Thursday, 21 June 2007


SUPERM (Slava Mogutin & Brian Kenny)
July 10 to August 10, 2007
Blow de la Barra

Slava Mogutin & Brian Kenny
1974, Kemerovo/Siberia, Russia + 1982, Heidelburg, Germany
Live and work in New York

Superm is the name that dissident - journalist - porno - star - photographer - poet - video - artist Slava Mogutin and musician and multimedia artist Brian Kenny use since 2004 to collaborate in exhibitions and other art events. In the art world, Mogutin is mainly known for morose and impulsively sexy Cibachrome prints, mostly un-staged and unrehearsed, of Danish skateboarders, Dutch sneaker boys, soccer players, German skinheads, Russian military cadets, California buddy boxers, wrestlers and fetishists that we find in his honest portrayal of fixations and obsessions of youth culture and its feelings of isolation and melancholy, conformism and desire. Brian Kenny produces his own music, which combines elements of hip hop and electronic ambient; in his artwork, mainly in drawing, graffiti, photography, video and multimedia installations, he surveys queer and other identities on the edge as influenced by hip-hop culture and New York. Together they merge their raw, in-your-face aesthetics to produce layered multimedia installations combining photography, drawings, graffiti and video projection. Their best and most satisfying collaboration is Wigger, which takes its title from the slang expression originally derived from contracting “white nigger,” a term referring to a large suburban youth culture in the US and beyond, where white and mostly male youngsters imitate black urban hip-hop culture in its music, fashion, language and lifestyle. Still frequently used in a pejorative sense, the term refers to the construction of identities from parts adopted from different environments and its hybrid nature in terms of race and class. The “wigger” is said to be inauthentic, a “wannabe nigger.” Mogutin and Kenny, who both in different degrees adopt the cultural identity of the “wigger”, as Superm seek to address the complex questions of racial, sexual and cultural identity raised by this phenomenon on various levels in their work, from the questions regarding a subcultural tourism in search of the exotic, lacking what is associated with the so-called authentic background and experience, to the problematic dealing with the dissemination and perpetuation of the hip-hop phenomenon by the mass media, who seems to have constructed this “authentic experience.” In its complexity, always maintaining a youthful boundless attitude, Superm explores the processes of identity formation among adolescents and the new possibilities of emerging adulthood.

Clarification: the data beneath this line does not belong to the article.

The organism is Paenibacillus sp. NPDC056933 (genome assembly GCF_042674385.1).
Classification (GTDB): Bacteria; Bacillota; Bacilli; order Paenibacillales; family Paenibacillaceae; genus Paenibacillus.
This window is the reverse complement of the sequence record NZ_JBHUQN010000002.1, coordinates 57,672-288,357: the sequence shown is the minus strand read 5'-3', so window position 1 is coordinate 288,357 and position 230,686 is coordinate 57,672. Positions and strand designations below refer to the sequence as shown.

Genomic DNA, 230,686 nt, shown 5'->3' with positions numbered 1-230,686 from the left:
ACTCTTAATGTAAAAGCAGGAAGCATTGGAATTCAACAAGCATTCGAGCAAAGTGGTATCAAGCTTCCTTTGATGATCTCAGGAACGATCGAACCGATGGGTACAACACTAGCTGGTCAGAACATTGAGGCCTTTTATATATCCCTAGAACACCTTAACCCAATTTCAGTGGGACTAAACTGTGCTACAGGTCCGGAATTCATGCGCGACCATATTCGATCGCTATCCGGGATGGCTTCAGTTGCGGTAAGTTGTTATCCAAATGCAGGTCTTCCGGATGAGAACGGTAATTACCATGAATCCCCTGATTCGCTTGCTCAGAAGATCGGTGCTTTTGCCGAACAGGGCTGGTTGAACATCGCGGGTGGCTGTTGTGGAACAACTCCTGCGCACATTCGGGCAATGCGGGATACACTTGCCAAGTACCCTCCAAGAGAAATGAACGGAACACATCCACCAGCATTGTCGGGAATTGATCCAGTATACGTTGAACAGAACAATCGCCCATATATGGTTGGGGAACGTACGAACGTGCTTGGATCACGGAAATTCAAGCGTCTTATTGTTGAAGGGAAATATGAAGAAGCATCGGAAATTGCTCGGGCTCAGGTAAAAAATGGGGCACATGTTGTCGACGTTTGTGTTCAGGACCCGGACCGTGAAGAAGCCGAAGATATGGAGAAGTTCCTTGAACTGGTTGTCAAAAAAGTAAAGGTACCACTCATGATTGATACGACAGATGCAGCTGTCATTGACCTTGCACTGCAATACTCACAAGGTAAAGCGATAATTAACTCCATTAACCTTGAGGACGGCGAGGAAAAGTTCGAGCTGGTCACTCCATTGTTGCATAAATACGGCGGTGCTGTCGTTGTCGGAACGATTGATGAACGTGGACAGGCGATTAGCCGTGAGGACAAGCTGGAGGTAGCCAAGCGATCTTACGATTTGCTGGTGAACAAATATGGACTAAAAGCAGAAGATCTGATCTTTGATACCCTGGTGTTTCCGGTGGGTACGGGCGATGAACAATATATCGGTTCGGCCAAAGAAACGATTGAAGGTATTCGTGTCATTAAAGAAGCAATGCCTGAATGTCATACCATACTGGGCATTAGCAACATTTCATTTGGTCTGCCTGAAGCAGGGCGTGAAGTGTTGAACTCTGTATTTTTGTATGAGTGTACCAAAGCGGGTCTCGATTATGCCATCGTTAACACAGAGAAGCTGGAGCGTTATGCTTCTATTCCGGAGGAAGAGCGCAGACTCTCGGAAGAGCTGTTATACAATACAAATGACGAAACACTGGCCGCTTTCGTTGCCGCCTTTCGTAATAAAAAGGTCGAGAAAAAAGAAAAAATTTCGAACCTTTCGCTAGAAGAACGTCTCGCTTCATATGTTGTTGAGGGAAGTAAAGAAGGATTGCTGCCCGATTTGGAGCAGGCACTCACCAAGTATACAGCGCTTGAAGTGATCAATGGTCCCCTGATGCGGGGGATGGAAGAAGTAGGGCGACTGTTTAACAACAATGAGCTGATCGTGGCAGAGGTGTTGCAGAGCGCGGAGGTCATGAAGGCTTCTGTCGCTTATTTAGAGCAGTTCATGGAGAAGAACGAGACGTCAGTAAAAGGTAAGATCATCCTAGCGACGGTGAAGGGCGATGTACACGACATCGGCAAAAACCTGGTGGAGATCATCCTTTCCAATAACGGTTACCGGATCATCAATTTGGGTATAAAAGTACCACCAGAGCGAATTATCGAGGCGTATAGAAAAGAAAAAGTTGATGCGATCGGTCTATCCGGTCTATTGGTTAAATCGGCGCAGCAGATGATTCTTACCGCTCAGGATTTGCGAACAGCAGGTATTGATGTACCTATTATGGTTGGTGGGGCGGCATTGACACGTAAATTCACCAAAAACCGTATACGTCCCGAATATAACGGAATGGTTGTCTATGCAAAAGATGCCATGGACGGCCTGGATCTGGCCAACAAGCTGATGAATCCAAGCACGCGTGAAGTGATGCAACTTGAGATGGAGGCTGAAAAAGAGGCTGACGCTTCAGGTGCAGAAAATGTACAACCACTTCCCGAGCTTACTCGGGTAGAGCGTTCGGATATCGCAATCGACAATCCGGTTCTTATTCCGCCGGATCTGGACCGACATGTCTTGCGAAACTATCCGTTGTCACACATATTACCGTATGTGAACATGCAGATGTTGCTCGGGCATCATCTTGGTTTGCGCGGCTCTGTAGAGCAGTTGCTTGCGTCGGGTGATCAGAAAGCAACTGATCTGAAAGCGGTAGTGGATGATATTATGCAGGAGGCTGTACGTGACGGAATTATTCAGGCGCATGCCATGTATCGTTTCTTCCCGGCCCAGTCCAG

(Text by Octavio Zaya)

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